Punch your friends and avoid deadly traps to prove that you are a knight worthy of the crown.
Genre: Party Game, 4-Player, Battle
Developer: Hyper Luminal Games Ltd
Publisher: Sold Out Sales and Marketing Ltd
Release date: 14 Dec, 2018
Obstacle courses filled with dangerous traps seem to be an entire subgenre of party games, calling to our inner masochist. Big Crown: Showdown is a bit tamer than its fiendish brothers, replacing sadistic traps with an emphasis on interaction between players. I played it online with fellow Save or Quit writers Aythadis, Hotshot, and the occasional guest appearance of JimDeadlock. Here is what we thought after an evening trampling on our friendships.
Big Crown: Showdown’s first impressions weren’t very good. The first launch inevitably crashes, a second try seems to work, and then there is a choppy intro cutscene leading to a clunky menu. It’s not possible to rebind keys, or practice against bots: the only two choices are to play the game locally or online with (backstabbing) humans. The person who opened a lobby creates a playlist by choosing among the 15 levels available, and then our little knights get ready for a deadly race. And what a cute race! The graphics are simple, but pretty and the levels are bursting with details such as statues or background bystanders, supported with cheerful music.
The camera view is auto-scrolling, there is no point being first. The goal is to kill others to score points, and hopefully not lose your own 5 lives. At the end of a circuit, jumping into a portal will add all extra lives to the score, and the first to 20 wins. To kill other players, pressing the X button will trigger a punch that can send them into dangerous areas, while holding X will charge a stronger dash-punch. Once you are charged there is an auto-lock on a nearby player, which is not exactly desired. In order to save yourself from a punching maniac, you can either block with RT or jump above the menace with A and laugh as your friend propelled themselves outside the play area and died in shame. The last part of a level forces the knights to stay in an arena until a portal opens so that we can cash our extra lives, and this was consistently a great moment as we took this opportunity to battle it out or work on a quick escape.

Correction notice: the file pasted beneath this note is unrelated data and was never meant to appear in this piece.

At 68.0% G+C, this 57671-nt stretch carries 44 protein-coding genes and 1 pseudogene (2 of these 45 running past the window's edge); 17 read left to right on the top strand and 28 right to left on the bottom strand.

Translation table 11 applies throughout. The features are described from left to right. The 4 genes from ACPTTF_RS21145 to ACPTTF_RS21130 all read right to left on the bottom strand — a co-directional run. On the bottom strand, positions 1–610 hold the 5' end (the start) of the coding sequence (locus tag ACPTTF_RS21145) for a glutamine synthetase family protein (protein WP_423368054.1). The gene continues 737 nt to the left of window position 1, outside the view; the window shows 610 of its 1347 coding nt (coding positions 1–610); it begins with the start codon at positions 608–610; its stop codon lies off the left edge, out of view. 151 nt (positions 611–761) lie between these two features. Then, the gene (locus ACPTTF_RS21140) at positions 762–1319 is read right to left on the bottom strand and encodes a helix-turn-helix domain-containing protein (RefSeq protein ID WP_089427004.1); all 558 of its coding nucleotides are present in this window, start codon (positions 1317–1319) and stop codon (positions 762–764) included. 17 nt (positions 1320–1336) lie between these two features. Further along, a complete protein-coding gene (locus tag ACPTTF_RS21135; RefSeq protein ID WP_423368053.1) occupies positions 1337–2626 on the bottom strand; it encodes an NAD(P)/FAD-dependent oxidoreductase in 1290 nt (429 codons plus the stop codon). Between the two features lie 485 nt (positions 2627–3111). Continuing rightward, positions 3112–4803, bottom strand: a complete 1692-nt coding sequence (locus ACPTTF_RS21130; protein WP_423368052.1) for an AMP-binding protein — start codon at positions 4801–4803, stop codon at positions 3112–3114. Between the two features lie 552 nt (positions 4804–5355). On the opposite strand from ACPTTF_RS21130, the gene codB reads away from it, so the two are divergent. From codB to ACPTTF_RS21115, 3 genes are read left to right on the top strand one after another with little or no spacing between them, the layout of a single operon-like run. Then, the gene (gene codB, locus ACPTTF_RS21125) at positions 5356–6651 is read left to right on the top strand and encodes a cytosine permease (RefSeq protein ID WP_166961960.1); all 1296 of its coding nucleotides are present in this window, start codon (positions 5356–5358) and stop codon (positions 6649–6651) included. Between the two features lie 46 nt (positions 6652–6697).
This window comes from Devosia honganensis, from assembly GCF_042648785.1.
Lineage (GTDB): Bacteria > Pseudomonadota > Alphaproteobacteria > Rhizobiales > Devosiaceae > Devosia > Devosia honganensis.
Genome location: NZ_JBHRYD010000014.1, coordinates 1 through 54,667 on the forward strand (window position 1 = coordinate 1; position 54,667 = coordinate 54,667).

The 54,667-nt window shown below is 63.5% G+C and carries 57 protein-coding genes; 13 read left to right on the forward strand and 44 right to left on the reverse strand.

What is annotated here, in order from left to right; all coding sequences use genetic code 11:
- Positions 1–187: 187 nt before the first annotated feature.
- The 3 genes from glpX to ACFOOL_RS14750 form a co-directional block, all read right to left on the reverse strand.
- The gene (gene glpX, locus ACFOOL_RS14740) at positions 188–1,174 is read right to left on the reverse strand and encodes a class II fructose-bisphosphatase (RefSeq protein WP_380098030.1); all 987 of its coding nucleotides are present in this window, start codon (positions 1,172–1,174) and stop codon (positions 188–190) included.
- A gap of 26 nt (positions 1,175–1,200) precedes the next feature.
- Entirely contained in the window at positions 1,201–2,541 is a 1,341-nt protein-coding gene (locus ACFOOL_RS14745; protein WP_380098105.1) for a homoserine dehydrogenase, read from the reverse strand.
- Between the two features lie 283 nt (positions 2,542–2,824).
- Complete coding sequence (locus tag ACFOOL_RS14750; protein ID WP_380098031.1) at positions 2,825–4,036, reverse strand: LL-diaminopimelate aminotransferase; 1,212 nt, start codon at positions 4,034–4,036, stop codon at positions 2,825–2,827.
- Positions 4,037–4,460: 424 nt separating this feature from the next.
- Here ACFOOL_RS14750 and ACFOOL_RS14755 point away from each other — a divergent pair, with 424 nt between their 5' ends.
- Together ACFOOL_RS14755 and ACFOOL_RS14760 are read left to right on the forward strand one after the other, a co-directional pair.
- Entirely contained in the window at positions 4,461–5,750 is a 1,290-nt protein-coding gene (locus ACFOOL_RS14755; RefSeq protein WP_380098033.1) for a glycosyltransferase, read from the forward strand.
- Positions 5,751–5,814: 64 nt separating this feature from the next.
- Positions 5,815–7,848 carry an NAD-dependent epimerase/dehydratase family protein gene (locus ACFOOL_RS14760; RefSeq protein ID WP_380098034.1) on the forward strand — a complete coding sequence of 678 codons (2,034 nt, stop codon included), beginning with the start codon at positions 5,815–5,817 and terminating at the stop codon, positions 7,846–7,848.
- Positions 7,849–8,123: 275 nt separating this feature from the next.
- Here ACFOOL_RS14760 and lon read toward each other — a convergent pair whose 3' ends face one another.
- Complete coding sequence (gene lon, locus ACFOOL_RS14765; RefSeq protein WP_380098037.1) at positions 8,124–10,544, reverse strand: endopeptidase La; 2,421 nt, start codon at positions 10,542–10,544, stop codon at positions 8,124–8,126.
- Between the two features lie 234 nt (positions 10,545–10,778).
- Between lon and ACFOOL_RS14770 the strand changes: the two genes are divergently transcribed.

There are a few hiccups, such as a bit of lag or some collisions issues (defending sometimes does not work as intended), but we were not taking ourselves too seriously and the competition was in good spirit; we didn’t pester against the game. What was far more annoying was the respawn system: players are hanging above the level with balloons, but they can’t control their trajectory, which would sometimes make us fall directly into traps or far from the boat that we should have come aboard. I understand that it might have been worse if the players had full control over their trajectory and missed their landing completely, but still, the current system was an occasional source of frustration. Another flaw is the lack of feedback from most actions, there are no satisfying sounds when punching a player or a chest and collecting coins (the current sound is barely audible). Finally, we were disappointed to see that trapping someone (messing with the platforms) would not yield kill points, it simply counted as a suicide.
Theme park rides
Overall, it’s quite easy to grasp and pretty accessible, although the top-down 3D platforming can sometimes be confusing with its perspectives and gaps. The first world with steam obstacles is way too easy and will only be selected for beginners. The ice world has some nice rides with moving boats, but the snowballs could have communicated better where they will land. The desert world was probably my favorite, with rising waters. Three environments with lots of identical traps is actually not much, and we had seen everything in under less than an hour. My fellow knights suggested that a lava world on top of the others would have been a hot idea, and I agree.
Fun but limited
However, even if there was more content, this probably wouldn’t extend the game’s life expectancy to more than a short evening. It’s a bit too simplistic to get us hooked, even though we had fun. We did laugh many times, we were exhilarated after a crazy comeback, and we had a pleasant time with the game. So… mission accomplished, it fulfilled its purpose as a party game. But this is not a game that you will come back to often, it’s a bit pricey in that aspect, and unlockable hats won’t change that fact. There are way too many hats and you only get a few per hour, this is truly an unwarranted grind. It would have been better to have them all unlocked straight from the beginning.
Big Crown: Showdown is a casual party game that will put a smile on your face for an hour or so, and might trigger you to swear at your friends when they nastily push you in a crusher. The flow of each level is good, and the game understands well that it’s gloriously fun to let players kill each other. It can even be played online! We laughed a lot and had fun, that’s the most important thing that a game like that can deliver. There are rough edges, but they aren’t too impactful. However, there isn’t all that much to do or see, the traps are mostly too easy to navigate, so you should be aware that it’s a disposable experience, and you should only get it at a discounted price.